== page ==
The Congress on Wednesday criticised the central government’s new social media rules, which came into effect on May 25, calling them “dire, drastic and draconian”.

“The issuance of the new intermediary guidelines reflect the BJP [Bharatiya Janata Party] government’s syndrome, which is a ‘Big Daddy syndrome’,” Congress’ spokesperson Abhishek Manu Singhvi said at a virtual press briefing. “...You would make the North Korean model of control of the media blush.”

The Congress leader said that the Narendra Modi-led government was the first one “to create a social media police”, and added that that he powers would be concentrated in the hands of bureaucrats of ministries.

Singhvi said that the rules were an attempt by the government to “subordinate every pillar and agency of freedom of thought and expression”.

“We implore you [Narendra] Modi ji, we implore you BJP, one oxygen during Covid times you have diminished, please don’t do it to the oxygen of democracy...Please don’t strangulate it, please don’t asphyxiate it,” Singhvi said.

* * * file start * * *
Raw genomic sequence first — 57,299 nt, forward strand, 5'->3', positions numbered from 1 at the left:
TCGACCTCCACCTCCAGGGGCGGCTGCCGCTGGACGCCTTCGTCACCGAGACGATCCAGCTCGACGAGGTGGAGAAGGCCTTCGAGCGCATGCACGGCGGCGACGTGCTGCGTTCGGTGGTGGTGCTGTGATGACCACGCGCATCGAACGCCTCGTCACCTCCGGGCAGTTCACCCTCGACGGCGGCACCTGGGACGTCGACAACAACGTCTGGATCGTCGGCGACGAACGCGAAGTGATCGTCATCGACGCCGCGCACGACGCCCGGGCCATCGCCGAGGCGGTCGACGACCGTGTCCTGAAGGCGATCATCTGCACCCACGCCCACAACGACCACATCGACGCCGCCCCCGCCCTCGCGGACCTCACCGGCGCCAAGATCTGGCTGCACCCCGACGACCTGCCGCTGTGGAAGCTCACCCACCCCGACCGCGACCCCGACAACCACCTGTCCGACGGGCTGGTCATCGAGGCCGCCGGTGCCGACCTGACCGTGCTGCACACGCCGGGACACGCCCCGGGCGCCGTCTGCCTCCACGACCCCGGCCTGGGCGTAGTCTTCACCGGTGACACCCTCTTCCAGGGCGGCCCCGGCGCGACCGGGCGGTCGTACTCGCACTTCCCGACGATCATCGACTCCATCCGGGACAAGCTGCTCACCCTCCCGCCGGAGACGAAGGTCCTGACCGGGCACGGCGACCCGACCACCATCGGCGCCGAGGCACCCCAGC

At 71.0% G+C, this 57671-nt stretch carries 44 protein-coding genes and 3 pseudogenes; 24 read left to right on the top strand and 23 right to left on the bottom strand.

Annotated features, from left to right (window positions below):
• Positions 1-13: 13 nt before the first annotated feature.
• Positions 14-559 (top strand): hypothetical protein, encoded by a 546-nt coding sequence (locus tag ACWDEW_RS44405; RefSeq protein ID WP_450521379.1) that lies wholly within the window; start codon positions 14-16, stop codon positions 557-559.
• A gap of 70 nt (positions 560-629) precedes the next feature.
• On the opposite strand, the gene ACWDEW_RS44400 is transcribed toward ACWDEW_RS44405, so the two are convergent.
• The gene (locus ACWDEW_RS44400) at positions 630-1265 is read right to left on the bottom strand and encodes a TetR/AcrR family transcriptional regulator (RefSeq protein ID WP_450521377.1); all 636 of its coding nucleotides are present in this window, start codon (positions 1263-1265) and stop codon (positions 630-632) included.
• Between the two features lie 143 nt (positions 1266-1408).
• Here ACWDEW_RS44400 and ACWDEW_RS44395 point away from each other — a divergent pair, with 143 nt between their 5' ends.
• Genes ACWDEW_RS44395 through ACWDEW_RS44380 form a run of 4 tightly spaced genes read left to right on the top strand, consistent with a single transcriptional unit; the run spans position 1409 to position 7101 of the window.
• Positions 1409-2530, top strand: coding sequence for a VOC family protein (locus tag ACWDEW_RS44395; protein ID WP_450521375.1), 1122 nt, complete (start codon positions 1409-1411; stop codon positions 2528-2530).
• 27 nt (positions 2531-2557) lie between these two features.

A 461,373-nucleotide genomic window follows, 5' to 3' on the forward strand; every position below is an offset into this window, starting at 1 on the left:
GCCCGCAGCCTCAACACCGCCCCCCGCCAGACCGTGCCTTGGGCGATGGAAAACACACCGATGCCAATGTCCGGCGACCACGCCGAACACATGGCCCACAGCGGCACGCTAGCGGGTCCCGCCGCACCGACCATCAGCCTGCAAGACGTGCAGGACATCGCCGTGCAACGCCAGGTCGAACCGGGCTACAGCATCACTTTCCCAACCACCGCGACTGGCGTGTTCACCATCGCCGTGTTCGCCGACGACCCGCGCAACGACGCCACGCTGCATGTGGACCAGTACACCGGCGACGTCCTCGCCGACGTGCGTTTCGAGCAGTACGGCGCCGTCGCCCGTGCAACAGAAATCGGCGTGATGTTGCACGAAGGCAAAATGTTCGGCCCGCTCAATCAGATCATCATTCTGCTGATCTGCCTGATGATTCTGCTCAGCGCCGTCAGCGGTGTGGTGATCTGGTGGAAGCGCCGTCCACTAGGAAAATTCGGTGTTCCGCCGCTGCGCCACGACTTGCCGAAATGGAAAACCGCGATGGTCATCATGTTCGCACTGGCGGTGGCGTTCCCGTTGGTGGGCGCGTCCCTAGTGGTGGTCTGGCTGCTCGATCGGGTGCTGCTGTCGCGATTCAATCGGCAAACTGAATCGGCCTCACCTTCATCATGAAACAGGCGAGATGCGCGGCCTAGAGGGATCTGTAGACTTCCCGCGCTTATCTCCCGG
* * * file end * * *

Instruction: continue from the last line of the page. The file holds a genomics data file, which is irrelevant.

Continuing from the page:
He pointed out that the Rule 4(2) of the intermediary rules introduced the requirement of traceability, which would break end-to-end encryption of messages sent on social media. Significantly, messaging platform WhatsApp moved the Delhi High Court on Wednesday, pointing out the same aspect of the rules

WhatsApp challenged a provision under the new rules, which mandates the company to identify the “first originator of information” when authorities demand it. In its plea, WhatsApp argued that the provision was unconstitutional and against people’s fundamental right to privacy. Later in the day, Electronics and Information Technology Minister Ravi Shankar Prasad said that no fundamental right, including the right to privacy, is absolute and added that it is subject to reasonable restrictions.

A sweeping set of rules were issued on February 25 to regulate social media companies, streaming and digital news content. The new rules will virtually bring these platforms, for the first time, under the ambit of government supervision.